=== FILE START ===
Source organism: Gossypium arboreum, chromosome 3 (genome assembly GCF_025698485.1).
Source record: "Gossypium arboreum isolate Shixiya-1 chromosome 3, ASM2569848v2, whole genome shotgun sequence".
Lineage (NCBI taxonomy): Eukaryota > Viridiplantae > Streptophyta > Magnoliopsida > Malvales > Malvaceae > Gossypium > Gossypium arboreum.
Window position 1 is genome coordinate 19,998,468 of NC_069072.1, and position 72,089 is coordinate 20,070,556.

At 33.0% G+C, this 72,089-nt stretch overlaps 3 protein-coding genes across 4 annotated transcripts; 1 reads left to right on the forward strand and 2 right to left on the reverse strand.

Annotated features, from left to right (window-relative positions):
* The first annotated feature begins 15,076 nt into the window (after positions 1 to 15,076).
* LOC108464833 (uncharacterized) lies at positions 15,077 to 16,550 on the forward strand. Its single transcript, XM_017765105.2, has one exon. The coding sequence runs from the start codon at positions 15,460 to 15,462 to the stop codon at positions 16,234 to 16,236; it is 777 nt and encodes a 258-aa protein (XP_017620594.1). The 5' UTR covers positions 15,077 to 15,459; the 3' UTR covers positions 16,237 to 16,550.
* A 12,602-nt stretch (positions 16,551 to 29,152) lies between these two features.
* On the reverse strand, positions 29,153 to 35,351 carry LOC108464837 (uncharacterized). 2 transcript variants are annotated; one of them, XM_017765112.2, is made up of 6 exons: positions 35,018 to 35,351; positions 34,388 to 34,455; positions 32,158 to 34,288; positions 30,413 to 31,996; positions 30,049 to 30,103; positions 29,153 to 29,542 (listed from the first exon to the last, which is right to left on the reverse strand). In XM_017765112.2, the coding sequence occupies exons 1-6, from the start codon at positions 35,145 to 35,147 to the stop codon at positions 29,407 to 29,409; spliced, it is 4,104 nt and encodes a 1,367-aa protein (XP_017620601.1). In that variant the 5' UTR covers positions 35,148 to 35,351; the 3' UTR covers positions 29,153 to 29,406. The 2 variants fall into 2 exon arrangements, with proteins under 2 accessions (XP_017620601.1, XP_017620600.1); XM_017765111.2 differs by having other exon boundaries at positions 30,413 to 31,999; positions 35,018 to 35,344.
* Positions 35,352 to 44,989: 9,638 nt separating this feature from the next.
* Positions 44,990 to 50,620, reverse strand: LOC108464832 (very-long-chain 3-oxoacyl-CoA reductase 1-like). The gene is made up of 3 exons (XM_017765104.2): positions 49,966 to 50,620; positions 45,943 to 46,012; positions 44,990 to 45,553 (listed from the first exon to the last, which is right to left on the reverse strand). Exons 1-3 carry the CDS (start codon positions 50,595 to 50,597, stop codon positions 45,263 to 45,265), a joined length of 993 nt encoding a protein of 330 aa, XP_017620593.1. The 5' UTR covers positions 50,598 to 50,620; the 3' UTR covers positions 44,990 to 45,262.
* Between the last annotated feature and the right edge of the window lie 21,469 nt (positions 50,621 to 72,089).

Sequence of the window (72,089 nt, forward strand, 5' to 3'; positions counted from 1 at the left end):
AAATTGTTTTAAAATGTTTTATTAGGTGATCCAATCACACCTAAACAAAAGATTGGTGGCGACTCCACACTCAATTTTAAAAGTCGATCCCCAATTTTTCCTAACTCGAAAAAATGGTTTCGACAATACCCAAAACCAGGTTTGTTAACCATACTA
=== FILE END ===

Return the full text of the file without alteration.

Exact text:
Source organism: Gossypium arboreum, chromosome 3 (genome assembly GCF_025698485.1).
Source record: "Gossypium arboreum isolate Shixiya-1 chromosome 3, ASM2569848v2, whole genome shotgun sequence".
Lineage (NCBI taxonomy): Eukaryota > Viridiplantae > Streptophyta > Magnoliopsida > Malvales > Malvaceae > Gossypium > Gossypium arboreum.
Window position 1 is genome coordinate 19,998,468 of NC_069072.1, and position 72,089 is coordinate 20,070,556.

At 33.0% G+C, this 72,089-nt stretch overlaps 3 protein-coding genes across 4 annotated transcripts; 1 reads left to right on the forward strand and 2 right to left on the reverse strand.

Annotated features, from left to right (window-relative positions):
* The first annotated feature begins 15,076 nt into the window (after positions 1 to 15,076).
* LOC108464833 (uncharacterized) lies at positions 15,077 to 16,550 on the forward strand. Its single transcript, XM_017765105.2, has one exon. The coding sequence runs from the start codon at positions 15,460 to 15,462 to the stop codon at positions 16,234 to 16,236; it is 777 nt and encodes a 258-aa protein (XP_017620594.1). The 5' UTR covers positions 15,077 to 15,459; the 3' UTR covers positions 16,237 to 16,550.
* A 12,602-nt stretch (positions 16,551 to 29,152) lies between these two features.
* On the reverse strand, positions 29,153 to 35,351 carry LOC108464837 (uncharacterized). 2 transcript variants are annotated; one of them, XM_017765112.2, is made up of 6 exons: positions 35,018 to 35,351; positions 34,388 to 34,455; positions 32,158 to 34,288; positions 30,413 to 31,996; positions 30,049 to 30,103; positions 29,153 to 29,542 (listed from the first exon to the last, which is right to left on the reverse strand). In XM_017765112.2, the coding sequence occupies exons 1-6, from the start codon at positions 35,145 to 35,147 to the stop codon at positions 29,407 to 29,409; spliced, it is 4,104 nt and encodes a 1,367-aa protein (XP_017620601.1). In that variant the 5' UTR covers positions 35,148 to 35,351; the 3' UTR covers positions 29,153 to 29,406. The 2 variants fall into 2 exon arrangements, with proteins under 2 accessions (XP_017620601.1, XP_017620600.1); XM_017765111.2 differs by having other exon boundaries at positions 30,413 to 31,999; positions 35,018 to 35,344.
* Positions 35,352 to 44,989: 9,638 nt separating this feature from the next.
* Positions 44,990 to 50,620, reverse strand: LOC108464832 (very-long-chain 3-oxoacyl-CoA reductase 1-like). The gene is made up of 3 exons (XM_017765104.2): positions 49,966 to 50,620; positions 45,943 to 46,012; positions 44,990 to 45,553 (listed from the first exon to the last, which is right to left on the reverse strand). Exons 1-3 carry the CDS (start codon positions 50,595 to 50,597, stop codon positions 45,263 to 45,265), a joined length of 993 nt encoding a protein of 330 aa, XP_017620593.1. The 5' UTR covers positions 50,598 to 50,620; the 3' UTR covers positions 44,990 to 45,262.
* Between the last annotated feature and the right edge of the window lie 21,469 nt (positions 50,621 to 72,089).

Sequence of the window (72,089 nt, forward strand, 5' to 3'; positions counted from 1 at the left end):
AAATTGTTTTAAAATGTTTTATTAGGTGATCCAATCACACCTAAACAAAAGATTGGTGGCGACTCCACACTCAATTTTAAAAGTCGATCCCCAATTTTTCCTAACTCGAAAAAATGGTTTCGACAATACCCAAAACCAGGTTTGTTAACCATACTA